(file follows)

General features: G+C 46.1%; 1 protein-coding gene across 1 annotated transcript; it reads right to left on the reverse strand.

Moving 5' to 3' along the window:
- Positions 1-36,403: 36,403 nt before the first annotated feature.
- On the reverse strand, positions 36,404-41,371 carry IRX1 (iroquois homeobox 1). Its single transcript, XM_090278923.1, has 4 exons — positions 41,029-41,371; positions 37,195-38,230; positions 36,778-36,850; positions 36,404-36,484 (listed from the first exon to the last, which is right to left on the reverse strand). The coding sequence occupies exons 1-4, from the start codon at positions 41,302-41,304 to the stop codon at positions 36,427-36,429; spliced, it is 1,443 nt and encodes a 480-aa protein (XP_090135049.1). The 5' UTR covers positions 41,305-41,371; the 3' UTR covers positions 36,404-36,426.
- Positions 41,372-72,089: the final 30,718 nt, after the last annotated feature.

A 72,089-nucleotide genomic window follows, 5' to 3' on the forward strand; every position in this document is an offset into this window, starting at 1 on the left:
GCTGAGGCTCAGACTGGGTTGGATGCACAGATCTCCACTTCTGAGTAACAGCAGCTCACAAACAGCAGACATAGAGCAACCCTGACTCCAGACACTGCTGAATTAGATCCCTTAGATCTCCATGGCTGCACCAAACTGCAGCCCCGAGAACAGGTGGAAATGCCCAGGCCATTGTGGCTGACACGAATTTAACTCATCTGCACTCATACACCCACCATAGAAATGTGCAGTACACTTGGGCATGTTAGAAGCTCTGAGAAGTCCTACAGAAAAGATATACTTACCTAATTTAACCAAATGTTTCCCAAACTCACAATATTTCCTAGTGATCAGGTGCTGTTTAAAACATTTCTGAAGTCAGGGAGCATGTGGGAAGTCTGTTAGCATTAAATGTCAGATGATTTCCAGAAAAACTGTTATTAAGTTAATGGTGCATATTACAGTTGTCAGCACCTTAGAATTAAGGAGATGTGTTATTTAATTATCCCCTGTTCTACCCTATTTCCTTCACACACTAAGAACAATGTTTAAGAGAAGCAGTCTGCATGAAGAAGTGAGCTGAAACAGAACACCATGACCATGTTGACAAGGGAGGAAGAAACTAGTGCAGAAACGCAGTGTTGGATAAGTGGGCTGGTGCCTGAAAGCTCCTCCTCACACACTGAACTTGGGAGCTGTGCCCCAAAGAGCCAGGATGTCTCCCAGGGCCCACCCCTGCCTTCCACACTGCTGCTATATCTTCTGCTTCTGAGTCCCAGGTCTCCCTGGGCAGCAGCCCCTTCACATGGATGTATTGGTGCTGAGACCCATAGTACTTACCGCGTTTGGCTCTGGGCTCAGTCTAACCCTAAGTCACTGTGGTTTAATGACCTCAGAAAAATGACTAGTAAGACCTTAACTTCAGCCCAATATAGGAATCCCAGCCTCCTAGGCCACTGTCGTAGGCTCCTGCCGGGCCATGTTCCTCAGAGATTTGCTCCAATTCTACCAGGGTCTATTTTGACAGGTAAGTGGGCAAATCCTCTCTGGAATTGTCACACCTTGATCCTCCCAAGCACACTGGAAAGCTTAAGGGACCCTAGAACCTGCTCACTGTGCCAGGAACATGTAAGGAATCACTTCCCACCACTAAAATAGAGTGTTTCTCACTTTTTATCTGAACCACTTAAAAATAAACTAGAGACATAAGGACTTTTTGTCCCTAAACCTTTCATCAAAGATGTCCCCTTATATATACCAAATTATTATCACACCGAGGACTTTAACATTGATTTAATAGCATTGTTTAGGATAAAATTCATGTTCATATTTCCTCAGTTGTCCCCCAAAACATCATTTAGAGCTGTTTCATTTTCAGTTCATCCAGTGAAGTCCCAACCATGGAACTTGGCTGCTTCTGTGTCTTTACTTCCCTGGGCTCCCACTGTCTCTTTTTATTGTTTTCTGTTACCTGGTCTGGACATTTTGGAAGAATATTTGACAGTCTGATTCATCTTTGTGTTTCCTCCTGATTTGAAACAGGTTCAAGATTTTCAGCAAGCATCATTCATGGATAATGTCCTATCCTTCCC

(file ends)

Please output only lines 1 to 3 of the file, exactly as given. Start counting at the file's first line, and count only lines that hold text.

General features: G+C 46.1%; 1 protein-coding gene across 1 annotated transcript; it reads right to left on the reverse strand.

Moving 5' to 3' along the window:
- Positions 1-36,403: 36,403 nt before the first annotated feature.